Ages 10-12 (Tween)Health

Young Dad, Old Dad…

(CN: Parental Health, Parental Death)

It was the Schmoo’s 10th birthday at the end of February. She requested an excursion to the University of Cincinnati Rec Center’s Climbing Wall, so off we went to watch her and her 10 closest friends clambered up and down the fake rock face. A fun time was had by all. There was cake. I had most of my fun watching and taking pictures, because there was no fucking way I could do any serious rock climbing with my fucked up left foot. Yeah, I have chronic plantar fasciitis in my left foot, I’m actually due to have it operated on at the end of March. It’s really painful and has turned me into a bit of a grouchy slug, because every step I take involves some amount of discomfort. It ranges from medium levels of ouchie tenderness all the way to please just chop my foot off throbbing heel pain. My podiatrist and myself have thrown everything at this ailment and we finally gave in and decided to put it under the knife. So yay me! OLYMPUS DIGITAL CAMERA

The confluence of these two happy occasions has gotten me thinking a bit about family planning and life planning and the inevitable conflict between those plans and relentless journey towards rigor mortis we are all undertaking. I’ve been a parent for 10 awesome years. Ten years that saw me go from a moderately athletic 36 year old, someone with the occasional ache and pain but still willing to dive wholeheartedly into a game of tag or catch, to a formerly athletic 46 year old who limps everywhere and couldn’t run if his life depended on it. It seems that just when my Hellions are starting to hit their stride as full fledged little people who need to get outside to run, jump, and play, my ability to keep up with them is failing.

It’s largely bad timing. My next door neighbors, a lovely couple just cruising into their mid thirties, had their now teenage daughter when they were quite young. They have never had the problems I’m having now because by the time he is “Old Dad” his kid will be in college. As a matter of fact I have guys I went to High School with who are already grandparents because they started their family in their 20’s instead of 30’s. Because I didn’t even meet The Girl until I was 32, we didn’t get married until I was 34, and started popping out Hellions at 35, I’ll be “Really Old Dad” when/if I get grandkids. There was only a brief window in which I could be “Young Dad”. I did my best with that time I think, but that time is definitely over.

The worst part of all this is that I used to know someone who had done both jobs. I was my Dads first kid way back in 1968, by 1971 there were three of us. Eventually there would be eight. When I was 10 my Dad was still a spry 34 year old. We used to go jogging together as I trained for cross country as a teenager. He was our soccer coach, heck he was EVERYONES soccer coach. He played softball for the radio station and he was an indefatigable hiker. Sixteen years later, when my youngest brother was 10, there was a different Dad in place. This one still coached soccer (he coached soccer for 20 years,) but he couldn’t dive into drills with the kids like he did with Tony and I. He still liked to camp and hike, but couldn’t go quite as far or as long as he used to. Middle age hit him pretty hard, he ended up with pretty bad and largely untreated depression issues and hypochondria complicating his later years. He had finally started to turn the corner and get help when, in November of 1999 he walked out to get the paper and was struck by a minivan driven by a young woman who had a seizure behind the wheel. So I never got to talk to him about this stage of life. I’m sure he would have had something funny to say at least.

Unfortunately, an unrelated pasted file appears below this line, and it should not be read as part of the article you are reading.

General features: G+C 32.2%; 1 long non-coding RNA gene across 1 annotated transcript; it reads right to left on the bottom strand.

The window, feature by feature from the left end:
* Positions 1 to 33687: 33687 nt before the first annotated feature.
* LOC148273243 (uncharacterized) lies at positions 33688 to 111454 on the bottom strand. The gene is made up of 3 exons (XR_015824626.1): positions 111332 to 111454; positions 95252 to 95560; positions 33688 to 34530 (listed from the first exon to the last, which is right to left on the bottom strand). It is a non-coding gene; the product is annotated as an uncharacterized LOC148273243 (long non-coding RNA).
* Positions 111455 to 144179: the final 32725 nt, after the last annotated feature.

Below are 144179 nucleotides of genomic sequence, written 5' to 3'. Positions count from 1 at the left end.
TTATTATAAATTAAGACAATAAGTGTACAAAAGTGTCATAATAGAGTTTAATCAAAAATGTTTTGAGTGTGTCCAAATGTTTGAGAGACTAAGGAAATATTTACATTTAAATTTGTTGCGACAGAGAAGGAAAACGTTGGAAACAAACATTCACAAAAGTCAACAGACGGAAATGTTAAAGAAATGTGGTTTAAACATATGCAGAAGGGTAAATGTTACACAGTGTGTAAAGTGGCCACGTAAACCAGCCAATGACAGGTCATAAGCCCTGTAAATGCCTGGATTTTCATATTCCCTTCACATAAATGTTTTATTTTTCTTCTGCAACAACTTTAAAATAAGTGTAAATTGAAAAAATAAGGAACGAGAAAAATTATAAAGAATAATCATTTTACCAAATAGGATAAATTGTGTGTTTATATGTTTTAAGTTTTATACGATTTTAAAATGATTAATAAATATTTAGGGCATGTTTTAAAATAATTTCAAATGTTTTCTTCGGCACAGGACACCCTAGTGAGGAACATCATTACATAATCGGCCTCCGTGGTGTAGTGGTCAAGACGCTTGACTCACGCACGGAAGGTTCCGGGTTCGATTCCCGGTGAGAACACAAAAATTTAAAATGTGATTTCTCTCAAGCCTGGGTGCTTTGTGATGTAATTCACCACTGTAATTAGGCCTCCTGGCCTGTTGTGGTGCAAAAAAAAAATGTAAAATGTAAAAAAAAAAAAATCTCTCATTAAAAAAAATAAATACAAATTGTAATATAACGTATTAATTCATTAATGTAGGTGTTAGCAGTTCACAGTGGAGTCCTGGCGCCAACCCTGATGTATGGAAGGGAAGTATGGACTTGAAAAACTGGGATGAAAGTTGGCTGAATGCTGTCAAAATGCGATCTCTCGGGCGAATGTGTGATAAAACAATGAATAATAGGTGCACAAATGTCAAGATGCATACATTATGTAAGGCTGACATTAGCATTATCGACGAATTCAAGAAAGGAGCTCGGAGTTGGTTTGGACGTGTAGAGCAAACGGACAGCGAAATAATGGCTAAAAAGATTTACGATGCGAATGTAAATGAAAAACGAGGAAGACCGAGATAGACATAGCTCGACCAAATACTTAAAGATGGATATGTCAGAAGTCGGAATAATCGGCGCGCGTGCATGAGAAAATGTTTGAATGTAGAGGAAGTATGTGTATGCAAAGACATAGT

I suppose I should have prepared myself better. There are plenty of people my age who are still active and healthy, who play soccer or softball on the weekends. I have two uncles with 10 to 20 years on me who run marathons for fuck sake. And yes there’s a lot I can still do now once we cut off my left foot. But this 10 year anniversary of my entry into fatherhood has thrown into sharp relief all of the experiences I will not be able to have with The Schmoo, Peanut or Grommet simply due to the bedeviling constant that is time passing. And what an enormous privilege it has been to have been able to do what I have so far, considering that there are many people whose lot in life, either due to accident, illness or genetics will rob them of their time as “Young Dad” or “Old Dad” or “Any kind of Dad at all”.

So Happy Birthday to the Schmoo. Keep growing up awesome. I’ll do my best to keep up.

Image Credits Blotz Photo Arts

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Lou Doench

Lou Doench

Lou Doench is a 48 year old father of three. Twelve years ago he married the coolest woman in the world and gave up the lucrative career of being a photography student to become a stay at home husband and Dad, or SAHD. An atheist geek, or a geeky atheist if you prefer, Lou likes reading, photography, video gaming, disc golf, baseball and Dr. Who. He has been playing Dungeons and Dragons since 1976. Born and raised in Cincinnati, Ohio. He is also an excellent home cook, not that his children would know because they only eat Mac & Cheese. Follow Lou on Twitter @blotzphoto or check out his photography at www.flickr.com/photos/blotz/

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